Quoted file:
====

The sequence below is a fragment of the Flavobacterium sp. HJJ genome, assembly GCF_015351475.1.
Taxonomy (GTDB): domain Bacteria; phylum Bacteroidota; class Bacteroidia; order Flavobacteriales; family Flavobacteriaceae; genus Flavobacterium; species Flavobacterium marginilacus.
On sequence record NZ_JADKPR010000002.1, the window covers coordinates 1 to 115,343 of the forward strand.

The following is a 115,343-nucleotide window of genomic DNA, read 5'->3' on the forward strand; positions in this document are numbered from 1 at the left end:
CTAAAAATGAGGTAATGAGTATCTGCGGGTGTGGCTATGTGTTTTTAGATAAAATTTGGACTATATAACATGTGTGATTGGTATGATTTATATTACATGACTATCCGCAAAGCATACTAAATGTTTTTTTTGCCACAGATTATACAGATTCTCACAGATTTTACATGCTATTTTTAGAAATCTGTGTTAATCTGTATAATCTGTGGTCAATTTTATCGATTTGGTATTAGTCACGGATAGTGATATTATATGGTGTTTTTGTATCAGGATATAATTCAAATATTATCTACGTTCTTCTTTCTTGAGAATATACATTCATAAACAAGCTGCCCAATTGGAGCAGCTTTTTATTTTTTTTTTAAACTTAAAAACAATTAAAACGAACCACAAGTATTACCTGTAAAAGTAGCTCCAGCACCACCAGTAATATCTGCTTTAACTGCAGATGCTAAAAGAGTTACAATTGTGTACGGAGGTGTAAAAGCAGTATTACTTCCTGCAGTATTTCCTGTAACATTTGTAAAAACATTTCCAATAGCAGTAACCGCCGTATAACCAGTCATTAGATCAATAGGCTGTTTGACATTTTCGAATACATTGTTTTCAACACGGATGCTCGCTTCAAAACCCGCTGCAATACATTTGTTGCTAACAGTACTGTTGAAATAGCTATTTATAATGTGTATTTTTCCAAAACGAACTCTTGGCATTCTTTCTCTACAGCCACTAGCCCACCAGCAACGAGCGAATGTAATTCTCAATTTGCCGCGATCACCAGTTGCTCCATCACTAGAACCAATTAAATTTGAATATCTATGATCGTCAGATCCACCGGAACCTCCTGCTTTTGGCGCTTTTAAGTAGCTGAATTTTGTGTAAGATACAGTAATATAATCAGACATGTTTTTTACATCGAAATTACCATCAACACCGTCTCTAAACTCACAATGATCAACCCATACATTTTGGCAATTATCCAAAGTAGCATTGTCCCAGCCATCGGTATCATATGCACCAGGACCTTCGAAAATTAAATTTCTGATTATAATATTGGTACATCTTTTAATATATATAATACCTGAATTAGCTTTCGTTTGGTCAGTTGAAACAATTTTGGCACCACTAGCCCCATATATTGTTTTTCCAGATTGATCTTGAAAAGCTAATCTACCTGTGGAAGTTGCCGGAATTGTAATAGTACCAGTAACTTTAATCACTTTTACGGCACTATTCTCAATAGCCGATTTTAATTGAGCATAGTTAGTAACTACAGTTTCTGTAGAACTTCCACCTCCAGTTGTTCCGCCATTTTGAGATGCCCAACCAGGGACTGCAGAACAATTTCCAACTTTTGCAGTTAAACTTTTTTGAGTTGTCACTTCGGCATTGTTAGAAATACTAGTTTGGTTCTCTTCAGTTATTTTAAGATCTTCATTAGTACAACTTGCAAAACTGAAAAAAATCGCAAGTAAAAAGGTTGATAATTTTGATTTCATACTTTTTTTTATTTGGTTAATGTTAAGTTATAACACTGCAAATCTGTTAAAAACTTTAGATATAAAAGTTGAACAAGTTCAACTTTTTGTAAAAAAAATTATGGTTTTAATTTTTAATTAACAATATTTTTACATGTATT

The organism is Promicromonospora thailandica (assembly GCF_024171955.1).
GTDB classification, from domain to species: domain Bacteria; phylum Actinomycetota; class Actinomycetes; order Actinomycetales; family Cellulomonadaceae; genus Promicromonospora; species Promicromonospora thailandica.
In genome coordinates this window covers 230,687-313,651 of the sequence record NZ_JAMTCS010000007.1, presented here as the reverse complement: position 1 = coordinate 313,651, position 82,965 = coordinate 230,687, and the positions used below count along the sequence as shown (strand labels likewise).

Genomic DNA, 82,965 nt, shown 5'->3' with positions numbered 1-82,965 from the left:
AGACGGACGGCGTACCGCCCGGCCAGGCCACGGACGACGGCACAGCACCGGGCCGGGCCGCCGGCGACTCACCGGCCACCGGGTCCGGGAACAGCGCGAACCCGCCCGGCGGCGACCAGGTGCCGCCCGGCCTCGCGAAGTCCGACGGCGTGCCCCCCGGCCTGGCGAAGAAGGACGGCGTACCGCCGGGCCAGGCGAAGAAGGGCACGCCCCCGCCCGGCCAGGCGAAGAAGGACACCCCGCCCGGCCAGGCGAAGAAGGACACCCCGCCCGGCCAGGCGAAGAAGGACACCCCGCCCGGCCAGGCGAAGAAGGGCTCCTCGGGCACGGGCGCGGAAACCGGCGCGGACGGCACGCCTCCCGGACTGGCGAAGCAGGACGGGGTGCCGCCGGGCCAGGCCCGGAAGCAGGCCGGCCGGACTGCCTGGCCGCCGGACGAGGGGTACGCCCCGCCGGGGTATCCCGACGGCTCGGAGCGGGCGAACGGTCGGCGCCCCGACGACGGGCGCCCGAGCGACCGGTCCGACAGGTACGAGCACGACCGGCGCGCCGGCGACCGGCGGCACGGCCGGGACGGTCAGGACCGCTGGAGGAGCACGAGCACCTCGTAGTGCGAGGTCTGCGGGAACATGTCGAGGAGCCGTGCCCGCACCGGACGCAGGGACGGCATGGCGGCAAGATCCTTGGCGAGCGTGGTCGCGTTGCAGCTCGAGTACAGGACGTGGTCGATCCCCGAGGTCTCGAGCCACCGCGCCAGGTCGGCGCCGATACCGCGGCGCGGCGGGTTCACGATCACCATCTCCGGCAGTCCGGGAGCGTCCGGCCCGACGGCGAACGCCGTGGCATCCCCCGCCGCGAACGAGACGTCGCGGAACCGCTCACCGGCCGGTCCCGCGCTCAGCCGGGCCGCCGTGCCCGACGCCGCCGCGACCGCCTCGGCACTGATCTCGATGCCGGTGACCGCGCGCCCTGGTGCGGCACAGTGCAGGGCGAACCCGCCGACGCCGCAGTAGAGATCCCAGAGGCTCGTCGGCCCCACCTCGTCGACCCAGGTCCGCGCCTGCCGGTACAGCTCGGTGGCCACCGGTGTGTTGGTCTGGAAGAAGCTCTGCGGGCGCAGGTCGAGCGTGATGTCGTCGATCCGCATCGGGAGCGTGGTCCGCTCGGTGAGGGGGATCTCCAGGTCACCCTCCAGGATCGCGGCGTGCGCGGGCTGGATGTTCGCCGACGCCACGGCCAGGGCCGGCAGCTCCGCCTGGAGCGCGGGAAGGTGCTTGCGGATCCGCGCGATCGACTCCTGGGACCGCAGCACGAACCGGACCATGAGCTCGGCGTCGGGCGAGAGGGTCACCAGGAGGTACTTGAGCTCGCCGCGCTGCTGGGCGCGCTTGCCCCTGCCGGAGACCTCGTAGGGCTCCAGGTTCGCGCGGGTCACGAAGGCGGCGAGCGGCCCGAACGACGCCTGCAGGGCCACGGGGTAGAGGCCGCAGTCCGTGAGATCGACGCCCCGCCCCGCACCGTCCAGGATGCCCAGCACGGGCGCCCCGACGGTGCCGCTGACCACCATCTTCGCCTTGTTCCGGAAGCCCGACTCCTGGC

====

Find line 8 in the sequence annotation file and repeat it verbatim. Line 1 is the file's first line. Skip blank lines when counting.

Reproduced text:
In genome coordinates this window covers 230,687-313,651 of the sequence record NZ_JAMTCS010000007.1, presented here as the reverse complement: position 1 = coordinate 313,651, position 82,965 = coordinate 230,687, and the positions used below count along the sequence as shown (strand labels likewise).